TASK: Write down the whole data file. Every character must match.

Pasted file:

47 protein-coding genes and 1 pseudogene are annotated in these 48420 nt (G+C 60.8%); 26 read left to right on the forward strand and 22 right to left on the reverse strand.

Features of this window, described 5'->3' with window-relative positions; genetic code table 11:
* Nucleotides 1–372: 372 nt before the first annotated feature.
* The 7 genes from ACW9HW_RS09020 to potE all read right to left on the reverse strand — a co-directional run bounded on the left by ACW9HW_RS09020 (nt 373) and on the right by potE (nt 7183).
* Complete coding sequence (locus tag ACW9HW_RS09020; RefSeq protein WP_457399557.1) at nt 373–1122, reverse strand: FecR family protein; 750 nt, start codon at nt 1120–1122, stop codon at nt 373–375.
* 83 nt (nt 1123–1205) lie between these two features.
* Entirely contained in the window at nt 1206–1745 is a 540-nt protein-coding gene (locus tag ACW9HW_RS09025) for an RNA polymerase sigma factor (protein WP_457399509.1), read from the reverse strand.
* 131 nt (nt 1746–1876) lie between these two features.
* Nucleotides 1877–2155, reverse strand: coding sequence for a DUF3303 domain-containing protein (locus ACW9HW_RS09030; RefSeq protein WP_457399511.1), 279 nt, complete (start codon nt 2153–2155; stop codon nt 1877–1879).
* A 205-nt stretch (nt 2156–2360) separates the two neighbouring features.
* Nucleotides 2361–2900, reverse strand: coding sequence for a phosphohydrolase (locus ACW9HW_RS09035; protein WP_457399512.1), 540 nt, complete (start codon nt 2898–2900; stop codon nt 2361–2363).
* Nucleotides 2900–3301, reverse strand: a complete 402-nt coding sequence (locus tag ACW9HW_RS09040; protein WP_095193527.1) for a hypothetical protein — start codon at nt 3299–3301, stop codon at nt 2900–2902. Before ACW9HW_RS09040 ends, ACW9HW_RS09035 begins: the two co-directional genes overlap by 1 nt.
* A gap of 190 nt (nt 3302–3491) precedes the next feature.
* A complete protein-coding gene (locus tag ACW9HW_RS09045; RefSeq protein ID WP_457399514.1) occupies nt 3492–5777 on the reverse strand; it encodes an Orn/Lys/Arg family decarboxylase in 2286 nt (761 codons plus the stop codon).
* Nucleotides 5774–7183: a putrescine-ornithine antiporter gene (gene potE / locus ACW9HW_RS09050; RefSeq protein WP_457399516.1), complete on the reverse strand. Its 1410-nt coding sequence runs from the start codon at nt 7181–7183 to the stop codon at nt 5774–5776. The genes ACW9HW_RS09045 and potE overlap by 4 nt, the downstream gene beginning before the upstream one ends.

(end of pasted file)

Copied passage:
47 protein-coding genes and 1 pseudogene are annotated in these 48420 nt (G+C 60.8%); 26 read left to right on the forward strand and 22 right to left on the reverse strand.

Features of this window, described 5'->3' with window-relative positions; genetic code table 11:
* Nucleotides 1–372: 372 nt before the first annotated feature.
* The 7 genes from ACW9HW_RS09020 to potE all read right to left on the reverse strand — a co-directional run bounded on the left by ACW9HW_RS09020 (nt 373) and on the right by potE (nt 7183).
* Complete coding sequence (locus tag ACW9HW_RS09020; RefSeq protein WP_457399557.1) at nt 373–1122, reverse strand: FecR family protein; 750 nt, start codon at nt 1120–1122, stop codon at nt 373–375.
* 83 nt (nt 1123–1205) lie between these two features.
* Entirely contained in the window at nt 1206–1745 is a 540-nt protein-coding gene (locus tag ACW9HW_RS09025) for an RNA polymerase sigma factor (protein WP_457399509.1), read from the reverse strand.
* 131 nt (nt 1746–1876) lie between these two features.
* Nucleotides 1877–2155, reverse strand: coding sequence for a DUF3303 domain-containing protein (locus ACW9HW_RS09030; RefSeq protein WP_457399511.1), 279 nt, complete (start codon nt 2153–2155; stop codon nt 1877–1879).
* A 205-nt stretch (nt 2156–2360) separates the two neighbouring features.
* Nucleotides 2361–2900, reverse strand: coding sequence for a phosphohydrolase (locus ACW9HW_RS09035; protein WP_457399512.1), 540 nt, complete (start codon nt 2898–2900; stop codon nt 2361–2363).
* Nucleotides 2900–3301, reverse strand: a complete 402-nt coding sequence (locus tag ACW9HW_RS09040; protein WP_095193527.1) for a hypothetical protein — start codon at nt 3299–3301, stop codon at nt 2900–2902. Before ACW9HW_RS09040 ends, ACW9HW_RS09035 begins: the two co-directional genes overlap by 1 nt.
* A gap of 190 nt (nt 3302–3491) precedes the next feature.
* A complete protein-coding gene (locus tag ACW9HW_RS09045; RefSeq protein ID WP_457399514.1) occupies nt 3492–5777 on the reverse strand; it encodes an Orn/Lys/Arg family decarboxylase in 2286 nt (761 codons plus the stop codon).
* Nucleotides 5774–7183: a putrescine-ornithine antiporter gene (gene potE / locus ACW9HW_RS09050; RefSeq protein WP_457399516.1), complete on the reverse strand. Its 1410-nt coding sequence runs from the start codon at nt 7181–7183 to the stop codon at nt 5774–5776. The genes ACW9HW_RS09045 and potE overlap by 4 nt, the downstream gene beginning before the upstream one ends.